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7 Car Design Trends Throughout Decades

Car Design Trends Throughout Decades

Posted on March 16, 2012 by


Some people accuse car manufacturers of “design degradation” claiming it is mere details that distinguish one make of the car from another. Let’s check out Oldtimer Gallery again (you must be familiar with it after reading our previous reports The Spirit of Old Time and The Spirit of Old Time, Part 2) to see if the statement can be applied for the oldtimers (we doubt so!).

This Russo-Balt is the gem of the collection. It’s 100 years old! It features a 2.2 l 20 hp engine. Its maximum speed is 60 km/h; fuel comsumption: 12 l/100 km.

Do you think this 1903 Darrack differs greatly from the vehicle above?

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7 Responses to “Car Design Trends Throughout Decades”

  1. xxx says:

    This article has a lot of factual mistakes.For example, first car with a normal seatbelts was volvo amazon and not barracuda

  2. regulator says:

    “In 1966 Tatra stopped producing autoes. Maybe it was its notable design that played a spiteful joke on the company…” That’s actually wrong….Tatra built cars until 1999, when the last Tatra700 left the factory. See wikipedia;).

    • VAE says:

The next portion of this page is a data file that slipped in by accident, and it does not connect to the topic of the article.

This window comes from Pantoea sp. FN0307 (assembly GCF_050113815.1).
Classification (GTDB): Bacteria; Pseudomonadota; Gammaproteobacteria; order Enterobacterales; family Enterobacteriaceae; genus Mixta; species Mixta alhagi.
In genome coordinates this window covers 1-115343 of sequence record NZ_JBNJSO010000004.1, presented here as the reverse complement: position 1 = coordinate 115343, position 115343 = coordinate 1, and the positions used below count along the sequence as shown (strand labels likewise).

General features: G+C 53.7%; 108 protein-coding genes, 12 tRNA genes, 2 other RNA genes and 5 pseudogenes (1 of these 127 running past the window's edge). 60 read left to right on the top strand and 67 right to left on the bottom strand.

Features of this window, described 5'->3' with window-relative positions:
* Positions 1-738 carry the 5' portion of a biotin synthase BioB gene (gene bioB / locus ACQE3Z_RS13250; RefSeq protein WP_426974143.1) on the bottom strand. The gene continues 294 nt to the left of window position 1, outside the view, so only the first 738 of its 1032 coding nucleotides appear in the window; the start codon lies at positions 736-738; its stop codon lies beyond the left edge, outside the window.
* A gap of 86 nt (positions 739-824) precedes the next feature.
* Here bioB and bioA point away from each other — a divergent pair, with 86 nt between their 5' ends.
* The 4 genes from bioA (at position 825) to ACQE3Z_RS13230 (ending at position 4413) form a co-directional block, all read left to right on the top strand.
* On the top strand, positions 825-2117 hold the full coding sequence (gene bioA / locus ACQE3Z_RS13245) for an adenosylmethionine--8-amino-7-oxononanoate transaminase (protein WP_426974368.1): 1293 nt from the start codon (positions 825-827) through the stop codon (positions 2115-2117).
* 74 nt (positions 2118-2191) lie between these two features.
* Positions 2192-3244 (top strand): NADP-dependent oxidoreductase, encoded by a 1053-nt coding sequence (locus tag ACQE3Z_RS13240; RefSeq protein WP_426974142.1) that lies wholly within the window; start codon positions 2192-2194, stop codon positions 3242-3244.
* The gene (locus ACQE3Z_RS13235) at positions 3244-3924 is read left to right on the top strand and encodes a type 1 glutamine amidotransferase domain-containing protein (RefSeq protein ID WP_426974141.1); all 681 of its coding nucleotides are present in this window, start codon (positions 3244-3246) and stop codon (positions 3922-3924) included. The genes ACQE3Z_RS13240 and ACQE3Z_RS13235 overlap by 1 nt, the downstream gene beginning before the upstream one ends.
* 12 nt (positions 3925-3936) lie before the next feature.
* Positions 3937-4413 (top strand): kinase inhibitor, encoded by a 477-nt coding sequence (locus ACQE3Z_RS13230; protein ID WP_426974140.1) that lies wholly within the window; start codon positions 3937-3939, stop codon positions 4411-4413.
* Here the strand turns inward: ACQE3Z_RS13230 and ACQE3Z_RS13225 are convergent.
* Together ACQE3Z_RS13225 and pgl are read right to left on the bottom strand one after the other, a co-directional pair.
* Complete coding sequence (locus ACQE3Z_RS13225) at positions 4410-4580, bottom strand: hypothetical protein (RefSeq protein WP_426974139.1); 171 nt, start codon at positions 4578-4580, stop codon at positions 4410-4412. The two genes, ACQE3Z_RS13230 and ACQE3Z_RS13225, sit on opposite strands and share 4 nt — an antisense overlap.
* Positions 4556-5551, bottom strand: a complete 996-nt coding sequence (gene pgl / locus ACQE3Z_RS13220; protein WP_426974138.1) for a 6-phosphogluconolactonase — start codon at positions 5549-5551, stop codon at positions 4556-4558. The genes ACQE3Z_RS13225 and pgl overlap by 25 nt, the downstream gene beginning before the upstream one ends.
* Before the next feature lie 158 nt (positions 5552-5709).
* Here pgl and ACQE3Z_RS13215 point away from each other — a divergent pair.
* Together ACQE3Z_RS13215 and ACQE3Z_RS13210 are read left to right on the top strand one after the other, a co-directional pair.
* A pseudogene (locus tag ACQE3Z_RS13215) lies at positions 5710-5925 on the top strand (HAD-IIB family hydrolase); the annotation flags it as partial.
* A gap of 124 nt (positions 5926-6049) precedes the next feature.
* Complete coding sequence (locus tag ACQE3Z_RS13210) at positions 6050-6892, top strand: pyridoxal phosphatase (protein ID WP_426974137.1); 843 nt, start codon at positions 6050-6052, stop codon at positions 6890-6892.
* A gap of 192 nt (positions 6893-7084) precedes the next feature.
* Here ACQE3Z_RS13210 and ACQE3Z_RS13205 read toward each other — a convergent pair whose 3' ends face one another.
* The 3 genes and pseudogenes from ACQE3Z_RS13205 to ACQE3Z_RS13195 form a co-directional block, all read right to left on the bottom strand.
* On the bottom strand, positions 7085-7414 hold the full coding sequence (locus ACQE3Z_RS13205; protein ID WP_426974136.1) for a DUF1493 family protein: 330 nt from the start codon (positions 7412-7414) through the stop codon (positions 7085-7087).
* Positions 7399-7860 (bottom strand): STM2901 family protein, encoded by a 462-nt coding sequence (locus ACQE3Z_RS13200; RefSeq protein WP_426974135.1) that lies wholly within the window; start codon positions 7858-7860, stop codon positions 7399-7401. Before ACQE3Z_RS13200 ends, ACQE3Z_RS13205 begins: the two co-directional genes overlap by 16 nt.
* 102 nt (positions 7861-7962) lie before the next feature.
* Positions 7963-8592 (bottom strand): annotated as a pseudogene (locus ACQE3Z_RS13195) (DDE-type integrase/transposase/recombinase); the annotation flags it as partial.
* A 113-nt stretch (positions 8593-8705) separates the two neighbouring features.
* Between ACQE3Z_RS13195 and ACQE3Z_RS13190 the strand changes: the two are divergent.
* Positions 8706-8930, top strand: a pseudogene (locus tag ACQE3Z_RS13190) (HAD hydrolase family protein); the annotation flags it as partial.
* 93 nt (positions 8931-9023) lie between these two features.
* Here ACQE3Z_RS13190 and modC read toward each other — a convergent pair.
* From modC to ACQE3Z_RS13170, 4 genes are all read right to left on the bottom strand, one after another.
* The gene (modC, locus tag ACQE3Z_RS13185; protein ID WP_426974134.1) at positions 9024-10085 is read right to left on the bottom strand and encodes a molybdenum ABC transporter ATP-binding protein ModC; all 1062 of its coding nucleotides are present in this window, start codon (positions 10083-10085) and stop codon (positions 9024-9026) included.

Yep.
      Tatra 603 and later 613 were still personal automobiles, and our equivalent of Volga or Chaika – stuff that was used for official functions, such as factory directors, party functionaries etc.

  3. Mercal says:

    People of Russia do not own automobile. They cannot afford it to start with or afford to buy the gas to operate it. The Soviet System had people hauled around in subway or trolley car to keep an eye on them. East Germany was controlled by electronic monitoring and spies. I live in West Germany family had a very rough time.

  4. MT C says:

    Criticism… corrections? Probably so. But I for one really liked seeing these old gals. I especially enjoyed the tank commander. I don’t often get to see that model and I doubt that one will ever go out of fashion.

    Thanks.

  5. Checkerboard Strangler says:

    That Barracuda also featured an available 340 cubic inch V-8 that put out way more than one HP per cubic inch, 400 horsepower (conservatively rated) and 435 lb/ft. of torque, a formidable muscle car.

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